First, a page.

“Scott was the favorite," said Formiga, who was 1-2 in his first two Octagon bouts. "Everyone I fight is the favorite. This win proves that I’m able to beat tough opponents. I’m here to prove I’m one of the top fighters in my division."
Jorgensen (14-9) set a furious pace at the start, looking to implement his striking game as Formiga tried to find an opening for the takedown. Formiga (16-3) didn’t shy away from standing with Jorgensen though, and after pushing his foe to the canvas midway through the round after a clash of heads, he had his chance to get his ground game going. From there it didn’t take long, as Formiga took Jorgensen’s back and locked in the rear-naked choke that forced “Young Guns” to tap out. The official time was 3:07.
"He jumped in and when I threw he headbutted me," said Jorgensen. "It was enough to wobble me. I woke up on the ground defending a rear-naked choke."
Despite giving up a large advantage in weight to his opponent, middleweight Thiago Santos scored the upset in a big way, knocking out Natal’s Ronny Markes in the first round.
Markes, who weighed in at 190 pounds to Santos’ 183 on Saturday, was drilled with a left kick to the body early in the opening round, and after a delayed reaction, he fell to the canvas. Rio’s Santos pounced immediately, with a series of unanswered hammerfists bringing in referee Mario Yamasaki to halt the bout at :53 of the first round.
With the win, Santos improves to 9-2; Markes falls to 14-3.
Kenny Robertson silenced the Brazilian crowd in his welterweight bout against Thiago Perpetuo, impressively submitting the Santo Andre native in the first round.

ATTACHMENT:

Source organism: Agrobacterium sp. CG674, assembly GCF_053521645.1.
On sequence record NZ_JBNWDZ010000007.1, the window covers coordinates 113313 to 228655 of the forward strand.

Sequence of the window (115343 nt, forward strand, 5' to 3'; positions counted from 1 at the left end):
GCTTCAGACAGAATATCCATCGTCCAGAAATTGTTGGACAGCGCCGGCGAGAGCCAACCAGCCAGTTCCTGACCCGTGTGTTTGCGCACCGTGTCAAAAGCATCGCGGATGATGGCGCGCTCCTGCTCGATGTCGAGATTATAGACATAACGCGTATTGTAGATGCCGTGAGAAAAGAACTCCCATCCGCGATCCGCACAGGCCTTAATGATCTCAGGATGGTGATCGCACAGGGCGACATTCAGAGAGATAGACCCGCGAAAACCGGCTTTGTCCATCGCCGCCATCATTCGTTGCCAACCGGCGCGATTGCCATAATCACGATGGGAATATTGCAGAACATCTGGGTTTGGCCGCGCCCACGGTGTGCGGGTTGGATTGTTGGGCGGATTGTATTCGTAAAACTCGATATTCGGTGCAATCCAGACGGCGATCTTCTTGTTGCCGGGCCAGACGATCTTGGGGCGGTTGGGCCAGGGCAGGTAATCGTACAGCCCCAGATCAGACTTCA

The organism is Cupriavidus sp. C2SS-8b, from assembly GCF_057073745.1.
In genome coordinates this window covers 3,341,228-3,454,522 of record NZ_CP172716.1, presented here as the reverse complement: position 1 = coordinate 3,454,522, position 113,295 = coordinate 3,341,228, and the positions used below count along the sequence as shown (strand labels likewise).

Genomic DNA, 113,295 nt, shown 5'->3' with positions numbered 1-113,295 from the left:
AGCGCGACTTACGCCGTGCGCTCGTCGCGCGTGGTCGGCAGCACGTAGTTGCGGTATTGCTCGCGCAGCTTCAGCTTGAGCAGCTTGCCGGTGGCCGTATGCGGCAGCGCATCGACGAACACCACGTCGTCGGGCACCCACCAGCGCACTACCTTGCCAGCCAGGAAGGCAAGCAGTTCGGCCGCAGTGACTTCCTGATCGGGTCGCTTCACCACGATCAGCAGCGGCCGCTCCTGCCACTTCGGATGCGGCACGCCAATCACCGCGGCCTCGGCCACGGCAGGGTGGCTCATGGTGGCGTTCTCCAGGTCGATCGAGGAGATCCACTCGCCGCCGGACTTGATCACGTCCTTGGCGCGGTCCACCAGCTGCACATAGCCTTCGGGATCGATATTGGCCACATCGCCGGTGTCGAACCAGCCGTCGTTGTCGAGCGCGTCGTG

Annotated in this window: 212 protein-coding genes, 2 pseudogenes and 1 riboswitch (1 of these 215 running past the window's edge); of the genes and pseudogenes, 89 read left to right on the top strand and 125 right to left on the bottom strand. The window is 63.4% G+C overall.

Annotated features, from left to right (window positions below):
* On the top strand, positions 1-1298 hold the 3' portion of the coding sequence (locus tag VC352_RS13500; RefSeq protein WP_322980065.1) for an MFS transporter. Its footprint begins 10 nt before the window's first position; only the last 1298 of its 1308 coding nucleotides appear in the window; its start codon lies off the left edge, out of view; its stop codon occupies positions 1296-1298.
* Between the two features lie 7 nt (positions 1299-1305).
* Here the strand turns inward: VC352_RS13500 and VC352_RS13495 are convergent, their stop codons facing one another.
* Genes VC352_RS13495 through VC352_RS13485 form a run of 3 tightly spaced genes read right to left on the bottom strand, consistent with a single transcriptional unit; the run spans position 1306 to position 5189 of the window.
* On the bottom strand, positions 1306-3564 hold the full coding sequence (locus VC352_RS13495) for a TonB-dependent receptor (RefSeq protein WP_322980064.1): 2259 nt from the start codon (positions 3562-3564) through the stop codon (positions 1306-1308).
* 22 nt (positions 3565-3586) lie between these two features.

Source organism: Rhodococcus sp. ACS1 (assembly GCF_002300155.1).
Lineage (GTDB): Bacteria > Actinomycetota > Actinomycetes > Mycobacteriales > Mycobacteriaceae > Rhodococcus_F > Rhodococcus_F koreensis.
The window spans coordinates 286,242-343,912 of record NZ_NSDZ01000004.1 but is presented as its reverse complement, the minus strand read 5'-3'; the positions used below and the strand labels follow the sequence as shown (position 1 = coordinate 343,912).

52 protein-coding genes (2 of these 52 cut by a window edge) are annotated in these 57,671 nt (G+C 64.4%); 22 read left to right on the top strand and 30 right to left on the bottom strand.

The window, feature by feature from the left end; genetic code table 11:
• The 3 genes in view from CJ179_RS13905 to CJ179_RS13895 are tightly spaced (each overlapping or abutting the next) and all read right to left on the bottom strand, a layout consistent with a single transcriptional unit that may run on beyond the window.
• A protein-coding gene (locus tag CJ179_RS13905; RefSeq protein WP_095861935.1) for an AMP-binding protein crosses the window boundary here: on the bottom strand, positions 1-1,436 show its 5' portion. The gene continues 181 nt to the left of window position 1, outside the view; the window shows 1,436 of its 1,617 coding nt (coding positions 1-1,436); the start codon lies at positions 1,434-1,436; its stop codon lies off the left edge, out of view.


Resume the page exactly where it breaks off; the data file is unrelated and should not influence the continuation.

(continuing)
An early head kick by Robertson landed, but also landed him on the mat, as he fell with Perpetuo in the top position. Robertson escaped, got his own takedown and moved into the full mount though. He then proceeded to fire off a series of strikes on his bloodied foe, and as Perpetuo turned, the East Peoria, Illinois native took his back and locked in a rear naked choke that produced a tap at 1:45 of the round.
With the win, Robertson moves to 13-3; Perpetuo, who was making his welterweight debut, falls to 9-4-1.
Light heavyweights Hans Stringer and Francimar Barroso battled it out for 15 grueling minutes, with UFC newcomer Stringer taking a close split decision win.
Scores were 29-28 twice and 28-29 for Stringer, now 22-5-3; Barroso falls to 16-4.
Stringer hit the deck early on after Barroso tripped him there, but after a restart from referee Mario Yamasaki, a right hand from the Netherlands native returned the favor, and Stringer took advantage as he worked effectively from the top position. After piling up some points, Stringer stood up with two minutes left and then scored another takedown. Barroso got up quickly this time, only to get locked up against the fence, where the newcomer landed more punches at close range.
Barroso fired off three hard kicks to begin the second round, forcing Stringer to seek refuge in the clinch. The kicks continued once the two broke, and as Stringer looked for a takedown, Barroso reversed position and wound up on top. Midway through the round, Stringer got to his feet, with the two remaining locked up. When they broke, Barroso emerged with a mouse under his left eye and both looked fatigued. Barroso did land with a flush uppercut to close the round strong.
The pace slowed in the final round, with each fighter firing off strikes sporadically between clinches. And while Barroso may have thought that a takedown in the final minute clinched it for him, the judges didn’t agree, awarding Stringer the verdict.
In the featherweight opener, Godofredo Pepey got the Brazilian fans on their feet and kept them there, snapping a two fight losing streak with a highlight-reel knockout of previously unbeaten newcomer Noad Lahat.
The bombs were flying early from both fighters, with Lahat more on target than the wilder
Pepey. Two minutes in though, a right hand by Pepey scored a flash knockdown, and moments later, a flying left knee from the Brazilian landed flush on Lahat’s chin, knocking him out instantly. The official time was 2:39.
“I’ve been working on this knee strike for a long time, but I wasn’t able to get it right in my past few fights because I was too nervous," said Pepey. "I wasn’t in a good place, mentally. Now I’m back. The lion is awake."
With the win, Pepey improves to 11-3; Lahat falls to 9-1.